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Children's Hospital of Pittsburgh Cardiologist Makes Medical Mission to Tibet To Treat Young Patients With Heart Defects

Incidence of congenital heart disease as high as one in 20 in Tibet, altitude plays a role

Continuing a tradition of offering state-of-the-art cardiac care to children in remote regions of Tibet, a Children's Hospital of Pittsburgh cardiologist recently returned to the mountainous region where he helped diagnose and treat young patients with heart defects.

Bradley B. Keller, MD, chief of Cardiology at Children's, coordinated an international medical team in late October that screened, diagnosed and treated nearly two dozen Tibetan children and a 42-year-old woman with congenital heart disease. The medical team has screened more than 4,000 Tibetan children for heart disease in the last year alone, offering treatment - ranging from catheterization to surgery - to more than 40 patients with potentially life-threatening forms of heart disease. The patients were screened and treated at the People's Hospital in Lhasa, Tibet. Patients with more complex heart conditions were sent to Anzhen Hospital in Beijing for surgery.

The mission - known as "Touching Hearts in Tibet" - is sponsored by the South East Asia Prayer Center (SEAPC) in Oakmont, Pa., and Variety Children's Lifeline, an international charity that provides medical and surgical assistance to underprivileged children in developing countries. Matt Geppert serves the project as SEAPC's United States representative.

Children's cardiologists have been traveling to Tibet to treat congenital heart defects as part of "Touching Hearts" for the past six years, but the hospital's ties with Tibet go back even further. In the late 1980s, James R. Zuberbuhler, MD, a Children's cardiologist at the time, completed a research survey of congenital heart disease at increasing altitude in China, including the Tibet Autonomous Region in the Himalayan Mountains.

Dr. Zuberbuhler's study confirmed that low oxygen levels at high altitudes increase the risk of congenital heart disease, including a condition called patent ductus arteriosus (PDA). The ductus arteriosus is a blood vessel that shunts blood away from the lungs as the lungs are developing and then closes once they are developed. At high altitude, however, low oxygen can result in PDA - meaning that the vessel never closes. Pulmonary blood flow and pressure are increased, resulting in pulmonary hypertension and premature death.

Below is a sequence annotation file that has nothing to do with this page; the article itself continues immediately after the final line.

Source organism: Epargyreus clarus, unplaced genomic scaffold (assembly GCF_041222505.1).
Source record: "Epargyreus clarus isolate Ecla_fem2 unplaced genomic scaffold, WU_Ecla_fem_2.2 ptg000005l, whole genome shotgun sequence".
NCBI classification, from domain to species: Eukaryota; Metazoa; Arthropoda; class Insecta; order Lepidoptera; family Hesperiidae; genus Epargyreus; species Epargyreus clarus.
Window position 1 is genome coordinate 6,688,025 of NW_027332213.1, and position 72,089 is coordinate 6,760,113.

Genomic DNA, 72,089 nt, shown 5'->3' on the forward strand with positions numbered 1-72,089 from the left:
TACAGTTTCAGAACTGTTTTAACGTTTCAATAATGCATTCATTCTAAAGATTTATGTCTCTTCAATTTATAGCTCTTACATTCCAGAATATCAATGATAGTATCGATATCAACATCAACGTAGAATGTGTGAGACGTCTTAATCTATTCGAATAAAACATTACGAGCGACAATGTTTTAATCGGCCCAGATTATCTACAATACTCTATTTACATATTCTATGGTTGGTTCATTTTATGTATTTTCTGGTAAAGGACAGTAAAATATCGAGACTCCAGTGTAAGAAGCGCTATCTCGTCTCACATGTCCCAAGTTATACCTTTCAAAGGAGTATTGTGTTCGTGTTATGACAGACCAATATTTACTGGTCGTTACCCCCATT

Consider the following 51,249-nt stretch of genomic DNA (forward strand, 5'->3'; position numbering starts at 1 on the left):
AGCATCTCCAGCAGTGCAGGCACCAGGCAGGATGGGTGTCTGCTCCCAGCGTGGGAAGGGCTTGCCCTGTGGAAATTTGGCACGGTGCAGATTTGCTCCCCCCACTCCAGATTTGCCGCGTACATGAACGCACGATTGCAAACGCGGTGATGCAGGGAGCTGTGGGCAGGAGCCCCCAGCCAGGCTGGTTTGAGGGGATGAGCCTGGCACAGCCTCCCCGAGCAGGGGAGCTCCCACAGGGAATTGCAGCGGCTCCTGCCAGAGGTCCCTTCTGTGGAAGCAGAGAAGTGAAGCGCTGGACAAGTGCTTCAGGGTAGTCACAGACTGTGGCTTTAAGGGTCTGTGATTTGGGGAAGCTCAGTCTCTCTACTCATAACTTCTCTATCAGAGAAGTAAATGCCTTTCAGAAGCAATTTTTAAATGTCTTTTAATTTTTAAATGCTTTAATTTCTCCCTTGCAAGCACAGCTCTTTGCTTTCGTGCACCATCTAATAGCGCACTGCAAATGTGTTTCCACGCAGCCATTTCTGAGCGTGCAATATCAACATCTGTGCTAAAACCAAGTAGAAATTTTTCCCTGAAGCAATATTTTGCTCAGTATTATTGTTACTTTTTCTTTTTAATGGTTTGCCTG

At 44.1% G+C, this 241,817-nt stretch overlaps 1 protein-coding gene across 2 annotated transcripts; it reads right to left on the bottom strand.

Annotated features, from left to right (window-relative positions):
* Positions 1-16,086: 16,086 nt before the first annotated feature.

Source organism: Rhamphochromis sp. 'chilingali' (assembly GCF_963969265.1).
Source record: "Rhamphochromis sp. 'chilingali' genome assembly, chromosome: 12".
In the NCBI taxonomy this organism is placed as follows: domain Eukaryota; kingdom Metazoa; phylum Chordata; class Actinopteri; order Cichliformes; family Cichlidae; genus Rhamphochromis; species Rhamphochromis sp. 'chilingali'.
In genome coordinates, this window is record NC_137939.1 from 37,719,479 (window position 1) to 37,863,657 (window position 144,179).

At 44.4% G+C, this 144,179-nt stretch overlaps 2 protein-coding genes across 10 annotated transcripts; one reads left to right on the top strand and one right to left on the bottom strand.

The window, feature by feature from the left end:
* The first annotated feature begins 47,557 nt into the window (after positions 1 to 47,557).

Following Dr. Zuberbuhler's research, another former Children's cardiologist, William Neches, MD, joined the "Touching Hearts in Tibet" mission, serving as medical director. Following Dr. Neches retirement from Children's Hospital in 2005, Dr. Keller took over as medical director.

"Normally, about one in every 100 children has heart disease, but it is much more common at high altitude," Dr. Keller said. "Unfortunately, there are very few medical resources for these Tibetan children. I'm proud to be able to continue the tradition started by Drs. Zuberbuhler and Neches of traveling to Tibet to provide care to these children. Our goal is not only to provide immediate care, but also to train the medical staff in these remote regions so they can continue the program as self-sustaining."

At the People's Hospital in Tibet, Dr. Keller partnered with cardiac specialists from China and Japan to diagnose and, in most cases, treat heart defects using interventional cardiology. This including the first three procedures ever performed in Tibet to close an atrial septal defect - a hole in the upper chamber of the heart - and the first interventional procedure to treat an adult with congenital heart disease.

Editor's note: To view a copy of Dr. Keller's bio or for more information on Children's Heart Center, please visit Children's online press room at www.chp.edu. Electronic copies of photos from Dr. Keller's Tibet trip are available upon request.

Contacts:
Marc Lukasiak, 412-692-7919 or 412-692-5016, Marc.Lukasiak@chp.edu
Melanie Finnigan. 412-692-5502 or 412-692-5016, Melanie.Finnigan@chp.edu

Last Update
February 18, 2008
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Last Update
February 18, 2008
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